A Flower in a Letter

I

M Y lonely chamber next the sea
Is full of many flowers set free
By summer's earliest duty:
Dear friends upon the garden-walk
Might stop amid their fondest talk
To pull the least in beauty.

II

A thousand flowers, each seeming one
That learnt by gazing on the sun
To counterfeit his shining;
Within whose leaves the holy dew
That falls from heaven has won anew
A glory, in declining.

III

Red roses, used to praises long,
Contented with the poet's song,
The nightingale's being over;
And lilies white, prepared to touch
The whitest thought, nor soil it much,
Of dreamer turned to lover.

IV

Deep violets, you liken to
The kindest eyes that look on you,
Without a thought disloyal;
And cactuses a queen might don
If weary of a golden crown,
And still appear as royal.

V

Pansies for ladies all, — I wis
That none who wear such brooches miss
A jewel in the mirror;
And tulips, children love to stretch
Their fingers down, to feel in each
Its beauty's secret nearer.

VI

Love's language may be talked with these;
To work out choicest sentences,
No blossoms can be meeter;
And, such being used in Eastern bowers,
Young maids may wonder if the flowers
Or meanings be the sweeter.

VII

And such being strewn before a bride,
Her little foot may turn aside,
Their longer bloom decreeing,
Unless some voice's whispered sound
Should make her gaze upon the ground
Too earnestly for seeing.

VIII

And such being scattered on a grave,
Whoever mourneth there may have
A type which seemeth worthy
Of that fair body hid below,
Which bloomed on earth a time ago,
Then perished as the earthy.

IX

And such being wreathed for worldly feast,
Across the brimming cup some guest
Their rainbow colors viewing
May feel them, with a silent start,
The covenant, his childish heart
With nature made, renewing.

X

No flowers our gardened England hath
To match with these, in bloom and breath,
Which from the world are hiding
In sunny Devon moist with rills, —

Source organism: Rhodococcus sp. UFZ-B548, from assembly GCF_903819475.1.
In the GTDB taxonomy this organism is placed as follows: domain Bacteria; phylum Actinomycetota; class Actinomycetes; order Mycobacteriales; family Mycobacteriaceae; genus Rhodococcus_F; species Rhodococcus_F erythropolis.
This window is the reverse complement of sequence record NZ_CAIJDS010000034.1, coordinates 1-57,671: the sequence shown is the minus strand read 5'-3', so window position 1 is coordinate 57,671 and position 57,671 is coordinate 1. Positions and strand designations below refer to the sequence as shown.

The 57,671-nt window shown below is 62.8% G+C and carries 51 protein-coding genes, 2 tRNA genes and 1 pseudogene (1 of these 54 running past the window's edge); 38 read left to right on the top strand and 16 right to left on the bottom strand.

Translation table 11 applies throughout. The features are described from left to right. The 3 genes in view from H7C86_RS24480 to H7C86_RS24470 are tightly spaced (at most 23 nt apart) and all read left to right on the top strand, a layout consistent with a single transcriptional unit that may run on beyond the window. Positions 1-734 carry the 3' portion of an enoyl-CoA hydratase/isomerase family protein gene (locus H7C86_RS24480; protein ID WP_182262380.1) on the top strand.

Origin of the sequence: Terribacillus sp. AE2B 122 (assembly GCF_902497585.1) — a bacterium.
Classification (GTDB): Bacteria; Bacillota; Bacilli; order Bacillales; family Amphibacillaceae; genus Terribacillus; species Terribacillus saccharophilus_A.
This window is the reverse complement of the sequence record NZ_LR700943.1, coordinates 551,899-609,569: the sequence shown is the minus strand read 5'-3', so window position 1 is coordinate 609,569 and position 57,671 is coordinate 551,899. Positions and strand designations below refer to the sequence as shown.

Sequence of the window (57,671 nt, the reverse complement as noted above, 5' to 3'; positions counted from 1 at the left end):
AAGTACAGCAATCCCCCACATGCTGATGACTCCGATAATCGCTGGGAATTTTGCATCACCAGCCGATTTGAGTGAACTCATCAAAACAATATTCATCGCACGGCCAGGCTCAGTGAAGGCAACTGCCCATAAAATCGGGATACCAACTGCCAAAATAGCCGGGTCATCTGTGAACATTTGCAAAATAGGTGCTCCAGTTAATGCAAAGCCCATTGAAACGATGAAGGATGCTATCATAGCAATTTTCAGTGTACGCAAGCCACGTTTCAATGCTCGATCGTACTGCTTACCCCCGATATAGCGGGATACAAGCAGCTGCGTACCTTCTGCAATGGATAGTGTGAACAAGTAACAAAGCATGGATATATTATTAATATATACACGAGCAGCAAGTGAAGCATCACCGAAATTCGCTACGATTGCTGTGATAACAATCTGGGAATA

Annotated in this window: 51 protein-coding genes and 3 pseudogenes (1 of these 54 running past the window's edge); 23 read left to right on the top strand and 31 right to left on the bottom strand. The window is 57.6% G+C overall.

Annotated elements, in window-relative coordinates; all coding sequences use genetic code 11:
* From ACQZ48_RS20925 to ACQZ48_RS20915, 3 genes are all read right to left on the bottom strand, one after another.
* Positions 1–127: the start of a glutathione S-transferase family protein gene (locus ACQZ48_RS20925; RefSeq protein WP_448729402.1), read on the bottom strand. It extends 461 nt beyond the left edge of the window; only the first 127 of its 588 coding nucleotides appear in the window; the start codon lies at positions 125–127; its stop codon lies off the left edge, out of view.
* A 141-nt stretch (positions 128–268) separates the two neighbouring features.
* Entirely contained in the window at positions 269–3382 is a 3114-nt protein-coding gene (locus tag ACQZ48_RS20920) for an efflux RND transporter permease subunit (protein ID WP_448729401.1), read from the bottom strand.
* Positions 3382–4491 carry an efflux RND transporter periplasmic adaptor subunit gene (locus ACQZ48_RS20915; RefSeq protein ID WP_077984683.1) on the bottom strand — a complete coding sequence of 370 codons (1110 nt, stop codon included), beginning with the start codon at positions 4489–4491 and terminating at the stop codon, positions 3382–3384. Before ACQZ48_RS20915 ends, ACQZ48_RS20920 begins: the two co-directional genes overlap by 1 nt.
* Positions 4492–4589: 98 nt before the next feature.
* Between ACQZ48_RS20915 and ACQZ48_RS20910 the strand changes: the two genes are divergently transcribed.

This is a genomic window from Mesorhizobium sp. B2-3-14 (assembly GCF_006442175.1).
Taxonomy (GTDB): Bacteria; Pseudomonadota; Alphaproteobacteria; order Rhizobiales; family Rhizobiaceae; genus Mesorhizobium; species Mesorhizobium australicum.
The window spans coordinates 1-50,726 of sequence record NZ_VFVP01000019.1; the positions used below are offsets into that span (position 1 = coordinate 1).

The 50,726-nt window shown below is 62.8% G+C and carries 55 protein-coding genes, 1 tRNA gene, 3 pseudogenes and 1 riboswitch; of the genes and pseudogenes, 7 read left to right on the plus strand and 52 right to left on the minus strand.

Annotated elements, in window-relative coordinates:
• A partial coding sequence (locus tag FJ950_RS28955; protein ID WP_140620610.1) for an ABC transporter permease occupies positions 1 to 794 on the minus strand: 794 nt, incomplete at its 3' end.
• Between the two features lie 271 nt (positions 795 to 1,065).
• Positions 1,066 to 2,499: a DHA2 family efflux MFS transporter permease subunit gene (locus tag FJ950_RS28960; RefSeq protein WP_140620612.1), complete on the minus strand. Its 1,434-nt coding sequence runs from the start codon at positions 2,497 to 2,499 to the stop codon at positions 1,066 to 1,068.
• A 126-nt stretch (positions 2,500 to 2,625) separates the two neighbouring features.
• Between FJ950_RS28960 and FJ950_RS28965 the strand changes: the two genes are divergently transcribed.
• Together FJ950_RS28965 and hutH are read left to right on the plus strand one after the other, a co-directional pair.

A nunnery of cloistered hills,
The elements presiding.

XI

By Loddon's stream the flowers are fair
That meet one gifted lady's care
With prodigal rewarding:
(For Beauty is too used to run
To Mitford's bower — to want the sun
To light her through the garden).

XII

But here, all summers are comprised,
The nightly frosts shrink exorcised
Before the priestly moonshine;
And every wind with stoled feet
In wandering down the alleys sweet
Steps lightly on the sunshine.

XIII

And (having promised Harpocrate
Among the nodding roses that
No harm shall touch his daughters)
Gives quite away the rushing sound
He dares not use upon such ground
To ever-trickling waters.

XIV

Yet, sun and wind! what can ye do
But make the leaves more brightly show
In posies newly gathered?
I look away from all your best
To one poor flower unlike the rest,
A little flower half-withered.

XV

I do not think it ever was
A pretty flower, — to make the grass
Look greener where it reddened;
And now it seems ashamed to be
Alone, in all this company,
Of aspect shrunk and saddened.

XVI

A chamber-window was the spot
It grew in, from a garden-pot,
Among the city shadows:
If any, tending it, might seem
To smile, 't was only in a dream
Of nature in the meadows.

XVII

How coldly on its head did fall
The sunshine, from the city wall
In pale refraction driven!
How sadly plashed upon its leaves
The raindrops, losing in the eaves
The first sweet news of heaven!

XVIII

And those who planted, gathered it
In gamesome or in loving fit,
And sent it as a token
Of what their city pleasures be, —
For one, in Devon by the sea
And garden blooms, to look on.

XIX

But SHE for whom the jest was meant,
With a grave passion innocent
Receiving what was given, —
Oh, if her face she turned then,
Let none say 't was to gaze again
Upon the flowers of Devon!

XX

Because, whatever virtue dwells
In genial skies, warm oracles
For gardens brightly springing, —
The flower which grew beneath your eyes,
Beloved friends, to mine supplies
A beauty worthier singing!
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